Many of the descendants of Joseph Vick of Lower Parish, Isle of Wight County, Virginia, have carefully documented their line back to Joseph. One group of descendants may not find it so easy to document their descent from Joseph or even be aware that they are descendants of Joseph. This group is the African American descendants of Joseph.
Appendix I “Enslaved Africans [and] Free Persons of Color Surnamed Vick” in “Joseph Vick of Lower Parish, Isle of Wight County, Virginia and His Descendants” by John D. Beatty and Di Ann Vick lists some of the slaves owned by Joseph’s descendants. What cannot be gleaned from the appendix is if any of these slaves are also Joseph’s descendants or are the mothers of descendants of Joseph.
Two African American men who have been Y-DNA tested have Y-DNA signatures that match Joseph’s Y-DNA signature. One of these men matches the proven descendants of Richard3, Richard2, Joseph1. The other man has not tested enough of his Y-DNA to place him in one of Joseph1’s son’s lines. Because the second man’s Y-DNA signature does not have a change shared by all of the tested descendants of Joseph’s son Richard, it is more likely that he is a descendant of one of Joseph’s other four sons.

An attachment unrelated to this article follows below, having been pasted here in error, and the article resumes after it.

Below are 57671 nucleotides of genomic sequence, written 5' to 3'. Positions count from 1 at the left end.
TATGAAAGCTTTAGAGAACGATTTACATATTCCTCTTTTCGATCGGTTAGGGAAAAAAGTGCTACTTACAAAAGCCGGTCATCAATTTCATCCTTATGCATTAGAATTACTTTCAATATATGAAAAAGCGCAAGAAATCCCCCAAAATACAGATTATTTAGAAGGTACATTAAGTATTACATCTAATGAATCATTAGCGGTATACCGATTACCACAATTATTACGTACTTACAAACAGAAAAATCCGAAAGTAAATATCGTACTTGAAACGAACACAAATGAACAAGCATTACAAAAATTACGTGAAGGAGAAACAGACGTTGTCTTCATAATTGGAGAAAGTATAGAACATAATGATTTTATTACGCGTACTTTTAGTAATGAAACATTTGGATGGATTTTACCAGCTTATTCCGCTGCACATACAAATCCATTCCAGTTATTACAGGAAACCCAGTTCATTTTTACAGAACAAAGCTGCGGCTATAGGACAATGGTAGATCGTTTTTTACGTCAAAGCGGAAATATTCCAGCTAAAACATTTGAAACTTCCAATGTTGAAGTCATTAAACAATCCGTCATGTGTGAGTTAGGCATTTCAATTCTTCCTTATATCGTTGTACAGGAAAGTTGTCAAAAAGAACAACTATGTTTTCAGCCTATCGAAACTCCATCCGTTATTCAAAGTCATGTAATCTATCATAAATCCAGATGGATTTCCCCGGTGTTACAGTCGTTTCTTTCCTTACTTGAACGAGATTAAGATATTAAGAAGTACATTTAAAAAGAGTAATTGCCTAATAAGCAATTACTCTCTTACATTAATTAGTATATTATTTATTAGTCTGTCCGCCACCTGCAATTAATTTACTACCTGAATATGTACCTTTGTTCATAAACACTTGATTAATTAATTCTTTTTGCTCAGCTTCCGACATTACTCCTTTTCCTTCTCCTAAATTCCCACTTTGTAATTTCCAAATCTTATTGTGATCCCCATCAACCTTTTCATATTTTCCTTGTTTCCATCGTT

While Y-DNA can help in identifying whether an African American man is a descendant of Joseph, finding records to prove descent may be impossible. Harder still will be identifying African American female descendants of Joseph and African American men who are descendants of Joseph but who are not patrilineal descendants of Joseph. Since Y-DNA is only passed from father to son, females and men who are not patrilineal descendants of Joseph will not have the advantage of being able to use Y-DNA to discover their Vick ancestry.